On the other hand, office and field audits are much more serious. Not only will the IRS ask you for information to validate your deductions and credits, but it will also take a close look at your lifestyle, business activity and income to see if your tax return is correct. Most tax evasion cases begin with field audits. But don't worry: The IRS prosecutes few taxpayers for tax evasion (about 2,000 each year).
The IRS avoids criminal prosecution of the most egregious tax evaders. When your statement is audited, you are not charged with any crime. An IRS audit is simply a matter of conducting an impartial review of your tax return to determine its accuracy. You are expected to show that you have reported all your income and that you are eligible to apply for all the credits, deductions and exemptions listed on your return.
During each fiscal year, audits are conducted by correspondence, telephone, or through field interviews. Business statements are usually examined in an office or field interview and not by correspondence, due to the complexity of the issues involved in a business audit. Known internally by the IRS as the university exam, correspondence auditing is considered the most basic type of audit. In a nutshell, this type of audit occurs when the IRS finds a small error in your return and asks you to explain it to you by mail.
The engineering agent plays a key role in supporting all IRS organizations that deal with the examination of taxpayer returns. Keep in mind that the IRS auditor has taken the trouble to write and issue an audit report and, because of all the annexes and schedules it contains, the auditor is less likely to change position. According to the Internal Revenue Manual that agents must follow, the IRS audit deadline is 26 months after the due date of the tax return or the date it was filed, whichever occurs later. Area office examiners have little discretion and are generally required to verify income and deductions.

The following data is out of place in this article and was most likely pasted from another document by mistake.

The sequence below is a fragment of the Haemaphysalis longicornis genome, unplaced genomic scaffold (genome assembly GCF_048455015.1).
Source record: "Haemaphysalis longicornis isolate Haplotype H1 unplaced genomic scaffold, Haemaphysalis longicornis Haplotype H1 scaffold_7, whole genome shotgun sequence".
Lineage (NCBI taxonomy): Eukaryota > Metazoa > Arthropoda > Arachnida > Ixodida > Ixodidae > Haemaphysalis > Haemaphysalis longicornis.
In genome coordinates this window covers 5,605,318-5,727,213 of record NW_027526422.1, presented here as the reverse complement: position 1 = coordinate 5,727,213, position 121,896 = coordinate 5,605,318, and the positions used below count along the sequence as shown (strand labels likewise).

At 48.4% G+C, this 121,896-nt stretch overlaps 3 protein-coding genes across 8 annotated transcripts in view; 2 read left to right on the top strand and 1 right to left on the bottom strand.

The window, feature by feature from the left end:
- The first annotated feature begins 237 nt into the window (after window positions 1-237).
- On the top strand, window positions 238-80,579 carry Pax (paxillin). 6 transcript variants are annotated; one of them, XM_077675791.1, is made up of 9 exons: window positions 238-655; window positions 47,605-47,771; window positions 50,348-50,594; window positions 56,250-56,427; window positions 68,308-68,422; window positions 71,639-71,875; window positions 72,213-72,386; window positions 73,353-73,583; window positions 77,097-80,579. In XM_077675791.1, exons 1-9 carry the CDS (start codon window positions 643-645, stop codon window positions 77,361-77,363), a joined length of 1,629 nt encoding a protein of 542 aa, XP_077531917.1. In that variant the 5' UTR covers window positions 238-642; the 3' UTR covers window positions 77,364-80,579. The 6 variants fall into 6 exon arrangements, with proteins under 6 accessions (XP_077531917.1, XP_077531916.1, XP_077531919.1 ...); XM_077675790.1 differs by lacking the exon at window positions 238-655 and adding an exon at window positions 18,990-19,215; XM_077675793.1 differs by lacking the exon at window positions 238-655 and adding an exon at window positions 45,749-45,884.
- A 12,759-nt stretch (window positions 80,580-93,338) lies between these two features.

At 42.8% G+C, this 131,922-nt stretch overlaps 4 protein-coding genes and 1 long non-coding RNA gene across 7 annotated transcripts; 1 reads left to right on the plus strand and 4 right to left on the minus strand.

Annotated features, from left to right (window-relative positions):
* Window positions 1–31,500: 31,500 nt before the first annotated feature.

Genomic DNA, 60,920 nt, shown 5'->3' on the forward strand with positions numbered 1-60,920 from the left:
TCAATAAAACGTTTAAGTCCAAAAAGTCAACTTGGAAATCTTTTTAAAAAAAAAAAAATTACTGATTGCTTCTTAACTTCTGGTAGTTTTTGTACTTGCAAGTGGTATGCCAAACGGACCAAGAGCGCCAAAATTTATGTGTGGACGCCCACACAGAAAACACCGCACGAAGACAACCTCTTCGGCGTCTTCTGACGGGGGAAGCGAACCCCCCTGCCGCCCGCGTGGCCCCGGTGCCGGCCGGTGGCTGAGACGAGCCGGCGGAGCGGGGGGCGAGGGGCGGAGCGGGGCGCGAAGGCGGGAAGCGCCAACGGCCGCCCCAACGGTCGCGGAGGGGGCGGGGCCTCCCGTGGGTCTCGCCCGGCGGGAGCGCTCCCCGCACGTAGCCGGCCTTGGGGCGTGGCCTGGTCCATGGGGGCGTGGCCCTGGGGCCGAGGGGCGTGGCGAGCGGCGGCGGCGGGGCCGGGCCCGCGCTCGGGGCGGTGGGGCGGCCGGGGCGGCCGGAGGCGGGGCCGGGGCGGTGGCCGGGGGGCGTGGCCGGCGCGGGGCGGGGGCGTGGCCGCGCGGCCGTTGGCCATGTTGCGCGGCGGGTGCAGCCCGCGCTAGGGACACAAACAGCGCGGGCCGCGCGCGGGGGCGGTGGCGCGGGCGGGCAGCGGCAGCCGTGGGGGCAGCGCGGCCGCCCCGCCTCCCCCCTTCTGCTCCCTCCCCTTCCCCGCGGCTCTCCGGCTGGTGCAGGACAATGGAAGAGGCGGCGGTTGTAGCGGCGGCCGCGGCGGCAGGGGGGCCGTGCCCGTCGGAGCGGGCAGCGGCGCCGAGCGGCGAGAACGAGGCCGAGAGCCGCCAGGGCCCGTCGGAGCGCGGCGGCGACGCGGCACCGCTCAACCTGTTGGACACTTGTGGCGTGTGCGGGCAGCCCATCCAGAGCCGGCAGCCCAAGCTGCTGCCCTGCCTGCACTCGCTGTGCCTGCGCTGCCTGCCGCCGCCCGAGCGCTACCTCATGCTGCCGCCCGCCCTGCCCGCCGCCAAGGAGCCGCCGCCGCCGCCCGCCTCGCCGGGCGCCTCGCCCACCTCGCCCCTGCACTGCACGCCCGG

Once the audit is complete, the IRS agent issues an audit report that will address all tax issues. More information gives the auditor more ammunition to perform evaluations and, therefore, brevity is the key to conducting a successful audit. It will depend on the type of audit you perform, but for a mail-order audit, the IRS normally grants a one-time extension of 30 days. No one can be 100 percent sure what their audit risk is or can fully verify their tax return, but prudence is the best way to protect yourself.
The IRS auditing experience can be simple if you're prepared, but you're likely to find yourself on the defensive if you're not. Taxpayers often make early withdrawals from tax-favorable retirement accounts that don't meet one of the exceptions that would allow an early withdrawal not to be taxable. Missing deadlines and incomplete responses create more notices and a greater likelihood that the IRS will close your audit and impose additional taxes on you. It depends on the facts, it depends on the circumstances, and it depends on how far apart you and the auditor are.
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